Access Matters: National Broadband Map Reveals Gaps


2.22.11 | The Department of Commerce’s National Telecommunications and Information Administration (NTIA) last week launched the first-ever National Broadband Map, available at The searchable map shows where broadband internet service is available, the technology used to provide the service, the maximum advertised speeds of the service, and the names of the service providers.

The map also reveals that one-third of U.S. households still lack a broadband internet connection, and between 5 and 10 percent of people lack access to broadband at speeds that support basic applications, such as downloading web pages, photos and video.

In addition, the NTIA released the results of a new nationwide survey on broadband adoption that shows the persistence of some demographic disparities. Among the highlights of the February 2011 Digital Nation report (pdf):

  • Broadband Internet access at home continues to grow: 68 percent of households have broadband access, as compared to 63.5 percent last year. (In the survey, broadband was defined as Internet access service that uses DSL, cable modem, fiber optics, mobile broadband, and other high-speed Internet access services.)
  • Notable disparities between demographic groups continue: people with low incomes, disabilities, seniors, minorities, the less-educated, non-family households, and the non-employed tend to lag behind other groups in home broadband use.
  • While the digital divide between urban and rural areas has lessened since 2007, it remains significant. In 2010, 70 percent of urban households and only 60 percent of rural households accessed broadband Internet service. (Last year, those figures were 66 percent and 54 percent, respectively.)
  • Overall, the two most commonly cited main reasons for not having broadband Internet access at home are that it is perceived as not needed (46 percent) or too expensive (25 percent). In rural America, however, lack of broadband availability is a larger reason for non-adoption than in urban areas (9.4 percent vs. 1 percent). Americans also cite the lack of a computer as a factor.
  • Despite the growing importance of the Internet in American life, 28.3 percent of all persons do not use the Internet in any location, down from 31.6 percent last year.

The New York Times recently covered how this plays out in Clarke County, Ala., where about half of the 27,867 residents don’t have fast, reliable internet access:

“Ninety-five percent of the people in this county who want public water can have it, but people can’t even talk to each other around here,” said Sharon Jones, 60, who owns a small logging company with her husband and lives just outside Coffeeville.

It took her three days to try to arrange a meeting with the governor 150 miles away in Montgomery because such inquiries cannot be made over the phone and she had to drive 45 minutes to her daughter’s house to use e-mail.

At home, her cellphone works only if she walks to the porch and stands at the end of a bench. They have dial-up at the office, “but that’s so slow it makes you pull your hair out,” Mrs. Jones said. A satellite dish is out of the question because her house is surrounded by trees.

“It takes 10 times the effort to do what someone else can do in a matter of five minutes,” she said.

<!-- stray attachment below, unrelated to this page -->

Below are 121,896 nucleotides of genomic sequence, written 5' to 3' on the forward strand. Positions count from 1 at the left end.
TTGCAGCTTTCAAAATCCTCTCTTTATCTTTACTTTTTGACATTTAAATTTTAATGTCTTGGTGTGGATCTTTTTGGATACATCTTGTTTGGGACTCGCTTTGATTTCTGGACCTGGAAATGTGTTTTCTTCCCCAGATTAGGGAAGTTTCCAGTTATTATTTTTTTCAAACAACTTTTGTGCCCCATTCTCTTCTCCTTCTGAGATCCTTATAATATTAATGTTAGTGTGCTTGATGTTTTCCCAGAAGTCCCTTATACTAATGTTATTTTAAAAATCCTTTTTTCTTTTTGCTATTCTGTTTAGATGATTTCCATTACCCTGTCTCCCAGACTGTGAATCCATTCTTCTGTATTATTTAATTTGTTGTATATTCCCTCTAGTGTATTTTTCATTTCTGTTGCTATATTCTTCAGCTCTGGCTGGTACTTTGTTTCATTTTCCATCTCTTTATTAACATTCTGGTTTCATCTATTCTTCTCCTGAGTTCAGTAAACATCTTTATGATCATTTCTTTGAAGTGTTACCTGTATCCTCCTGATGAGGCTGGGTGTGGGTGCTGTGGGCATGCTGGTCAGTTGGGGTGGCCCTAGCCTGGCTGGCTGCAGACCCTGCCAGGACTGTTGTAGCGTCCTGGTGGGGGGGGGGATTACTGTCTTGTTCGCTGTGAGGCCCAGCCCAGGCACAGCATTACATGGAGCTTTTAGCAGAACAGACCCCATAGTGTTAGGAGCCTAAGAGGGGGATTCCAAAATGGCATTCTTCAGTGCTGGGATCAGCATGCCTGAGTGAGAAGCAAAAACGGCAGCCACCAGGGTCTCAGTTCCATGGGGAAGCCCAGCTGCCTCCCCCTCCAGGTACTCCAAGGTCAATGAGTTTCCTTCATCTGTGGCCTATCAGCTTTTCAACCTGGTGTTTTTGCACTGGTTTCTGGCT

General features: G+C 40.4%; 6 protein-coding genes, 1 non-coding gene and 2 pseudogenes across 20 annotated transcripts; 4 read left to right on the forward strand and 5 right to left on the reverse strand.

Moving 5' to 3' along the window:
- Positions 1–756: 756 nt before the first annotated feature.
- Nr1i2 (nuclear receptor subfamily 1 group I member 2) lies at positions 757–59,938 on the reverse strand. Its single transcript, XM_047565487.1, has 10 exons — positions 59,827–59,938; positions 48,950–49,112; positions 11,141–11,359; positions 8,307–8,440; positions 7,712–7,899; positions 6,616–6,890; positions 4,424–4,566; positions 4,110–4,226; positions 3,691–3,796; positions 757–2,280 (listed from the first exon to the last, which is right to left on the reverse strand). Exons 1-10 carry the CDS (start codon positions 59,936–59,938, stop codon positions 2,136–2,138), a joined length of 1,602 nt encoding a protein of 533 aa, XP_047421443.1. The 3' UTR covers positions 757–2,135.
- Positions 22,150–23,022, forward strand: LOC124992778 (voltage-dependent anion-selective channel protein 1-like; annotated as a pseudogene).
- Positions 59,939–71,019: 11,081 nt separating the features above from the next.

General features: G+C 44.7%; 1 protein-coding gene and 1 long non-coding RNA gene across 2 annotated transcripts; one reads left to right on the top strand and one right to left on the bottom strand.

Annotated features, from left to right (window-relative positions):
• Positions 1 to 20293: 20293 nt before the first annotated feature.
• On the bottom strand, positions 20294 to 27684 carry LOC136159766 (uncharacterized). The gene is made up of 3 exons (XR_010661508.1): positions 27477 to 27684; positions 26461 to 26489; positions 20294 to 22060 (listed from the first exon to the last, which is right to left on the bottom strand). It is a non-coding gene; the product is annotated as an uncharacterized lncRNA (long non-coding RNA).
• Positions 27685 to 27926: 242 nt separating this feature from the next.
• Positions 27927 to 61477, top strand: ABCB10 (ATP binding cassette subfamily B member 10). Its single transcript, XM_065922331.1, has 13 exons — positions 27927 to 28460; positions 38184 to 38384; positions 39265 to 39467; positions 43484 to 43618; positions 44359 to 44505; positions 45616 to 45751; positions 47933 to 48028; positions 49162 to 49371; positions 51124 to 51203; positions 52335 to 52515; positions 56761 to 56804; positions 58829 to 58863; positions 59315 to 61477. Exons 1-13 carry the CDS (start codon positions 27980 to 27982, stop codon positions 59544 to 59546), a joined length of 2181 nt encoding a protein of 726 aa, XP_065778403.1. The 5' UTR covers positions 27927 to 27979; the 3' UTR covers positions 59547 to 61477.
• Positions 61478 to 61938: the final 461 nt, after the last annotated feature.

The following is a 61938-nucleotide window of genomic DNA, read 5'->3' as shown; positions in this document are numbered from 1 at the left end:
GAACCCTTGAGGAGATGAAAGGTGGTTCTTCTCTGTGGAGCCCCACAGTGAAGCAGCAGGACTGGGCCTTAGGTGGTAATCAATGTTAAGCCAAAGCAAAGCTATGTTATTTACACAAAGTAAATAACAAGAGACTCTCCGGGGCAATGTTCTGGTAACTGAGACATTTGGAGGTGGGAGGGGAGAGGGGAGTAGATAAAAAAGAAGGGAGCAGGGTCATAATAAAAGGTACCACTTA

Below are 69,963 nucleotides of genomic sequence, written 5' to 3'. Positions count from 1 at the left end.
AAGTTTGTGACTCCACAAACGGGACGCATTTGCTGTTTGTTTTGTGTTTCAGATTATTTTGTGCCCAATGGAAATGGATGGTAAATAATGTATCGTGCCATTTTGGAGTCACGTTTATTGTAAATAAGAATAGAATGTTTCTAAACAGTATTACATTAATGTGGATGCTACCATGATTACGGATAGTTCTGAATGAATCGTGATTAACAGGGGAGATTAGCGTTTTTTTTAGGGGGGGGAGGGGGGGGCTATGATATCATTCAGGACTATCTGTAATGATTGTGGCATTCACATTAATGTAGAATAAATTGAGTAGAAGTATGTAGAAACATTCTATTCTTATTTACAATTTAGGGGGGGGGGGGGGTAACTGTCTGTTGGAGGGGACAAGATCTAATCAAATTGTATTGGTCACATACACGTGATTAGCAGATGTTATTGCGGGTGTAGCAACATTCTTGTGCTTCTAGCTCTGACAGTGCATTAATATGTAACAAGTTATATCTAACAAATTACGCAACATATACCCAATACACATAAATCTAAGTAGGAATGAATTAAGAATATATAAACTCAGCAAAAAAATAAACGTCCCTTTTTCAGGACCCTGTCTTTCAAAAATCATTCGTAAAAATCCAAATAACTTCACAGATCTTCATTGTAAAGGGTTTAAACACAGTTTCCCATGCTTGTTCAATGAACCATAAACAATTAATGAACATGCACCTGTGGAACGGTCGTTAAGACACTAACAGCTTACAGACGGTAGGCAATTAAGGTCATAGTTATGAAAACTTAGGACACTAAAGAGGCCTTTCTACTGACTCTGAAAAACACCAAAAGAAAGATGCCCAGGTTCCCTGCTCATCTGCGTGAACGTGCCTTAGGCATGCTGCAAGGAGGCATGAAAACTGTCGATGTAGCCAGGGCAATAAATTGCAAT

Brian Depew, an assistant director of the Center for Rural Affairs, a nonprofit research group in Lyons, Neb., told the NYT: “You often hear people talk about broadband from a business development perspective, but it’s much more significant than that. This is about whether rural communities are going to participate in our democratic society. If you don’t have effective broadband, you are cut out of things that are really core to who we are as a country.”

For students, lack of high-speed access is a major roadblock to full participation in digital environments. Young people are less likely to develop skills to create and mash-up media and may miss out on opportunities to collaborate in online spaces. As one 17-year-old tells the Times: “I’m missing a whole lot ... I know that.”

For more on the National Broadband Map:

Karl Bode identifies some weaknesses in the government’s mapping, including the lack of information on service costs.

Matthew Lasar explains how to use the map—and how to help improve it.

Amy Gahran suggests comparing the map with local demographics, which can be explored via The New York Times’ interactive map of U.S. Census data. “In some cases,” she writes, “there are interesting correlations between the broadband options available in an area and the race, income or education level of the people who live there.”

Earlier this month, Pew Research Center released a report showing a large gap in terms of broadband use at home between Latinos (45 percent), blacks (52 percent) and whites (65 percent). Among internet users, Hispanics are less likely to have a home broadband connection (69 percent) than are whites (84 percent) or blacks (78 percent). In 2010, more than three-fourths (77 percent) of white adults went online, compared to about two-thirds of Latino (65 percent) and black (66 percent) adults.

The survey further noted that the gap was related to education and earnings, and when those factors are controlled for, “the differences in internet use, home broadband access and cell phone use between Hispanics and whites disappear.”

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